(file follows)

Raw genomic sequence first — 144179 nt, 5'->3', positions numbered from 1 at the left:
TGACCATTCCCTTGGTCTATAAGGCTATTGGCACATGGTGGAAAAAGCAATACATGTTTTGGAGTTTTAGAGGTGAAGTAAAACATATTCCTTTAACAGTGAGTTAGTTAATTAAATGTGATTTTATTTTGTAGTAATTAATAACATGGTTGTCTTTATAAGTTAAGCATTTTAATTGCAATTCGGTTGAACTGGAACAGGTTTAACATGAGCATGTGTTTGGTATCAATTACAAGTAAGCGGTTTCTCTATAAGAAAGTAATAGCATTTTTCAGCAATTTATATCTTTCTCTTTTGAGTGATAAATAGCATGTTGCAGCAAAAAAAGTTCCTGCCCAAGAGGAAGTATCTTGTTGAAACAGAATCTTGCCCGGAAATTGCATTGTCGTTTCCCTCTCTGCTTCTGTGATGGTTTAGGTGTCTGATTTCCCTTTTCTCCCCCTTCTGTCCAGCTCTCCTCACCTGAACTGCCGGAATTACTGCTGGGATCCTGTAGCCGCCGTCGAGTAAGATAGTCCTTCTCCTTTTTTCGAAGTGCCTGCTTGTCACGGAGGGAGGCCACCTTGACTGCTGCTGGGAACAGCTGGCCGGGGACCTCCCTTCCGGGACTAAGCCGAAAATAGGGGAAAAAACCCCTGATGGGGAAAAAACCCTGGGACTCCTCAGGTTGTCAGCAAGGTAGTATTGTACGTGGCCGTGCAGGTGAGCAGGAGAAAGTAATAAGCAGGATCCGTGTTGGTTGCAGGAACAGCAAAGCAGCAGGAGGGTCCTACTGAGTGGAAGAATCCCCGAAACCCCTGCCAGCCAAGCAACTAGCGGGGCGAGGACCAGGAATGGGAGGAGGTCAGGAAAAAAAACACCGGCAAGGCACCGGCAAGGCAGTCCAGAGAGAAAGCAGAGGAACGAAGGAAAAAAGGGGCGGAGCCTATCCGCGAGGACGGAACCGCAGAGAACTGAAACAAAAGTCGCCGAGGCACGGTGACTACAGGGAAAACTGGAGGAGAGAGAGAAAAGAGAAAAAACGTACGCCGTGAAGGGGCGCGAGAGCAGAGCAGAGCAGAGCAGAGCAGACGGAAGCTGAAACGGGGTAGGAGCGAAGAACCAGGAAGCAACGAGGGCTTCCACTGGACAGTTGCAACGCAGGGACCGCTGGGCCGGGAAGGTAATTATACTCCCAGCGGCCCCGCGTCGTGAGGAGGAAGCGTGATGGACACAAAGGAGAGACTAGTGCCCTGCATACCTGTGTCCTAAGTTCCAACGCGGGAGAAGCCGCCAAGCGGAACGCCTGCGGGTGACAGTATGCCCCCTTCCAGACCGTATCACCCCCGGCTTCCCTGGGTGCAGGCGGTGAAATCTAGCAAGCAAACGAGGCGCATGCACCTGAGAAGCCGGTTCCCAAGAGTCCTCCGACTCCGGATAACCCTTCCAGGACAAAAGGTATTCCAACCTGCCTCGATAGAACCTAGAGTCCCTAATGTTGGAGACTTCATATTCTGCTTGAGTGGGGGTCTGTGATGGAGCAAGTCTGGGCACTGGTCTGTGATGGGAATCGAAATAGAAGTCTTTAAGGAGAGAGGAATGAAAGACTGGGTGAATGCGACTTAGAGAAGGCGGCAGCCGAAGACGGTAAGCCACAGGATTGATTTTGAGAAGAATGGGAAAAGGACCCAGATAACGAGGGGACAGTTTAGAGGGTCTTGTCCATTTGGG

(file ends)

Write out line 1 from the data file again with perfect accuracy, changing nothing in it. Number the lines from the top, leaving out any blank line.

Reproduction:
Raw genomic sequence first — 144179 nt, 5'->3', positions numbered from 1 at the left: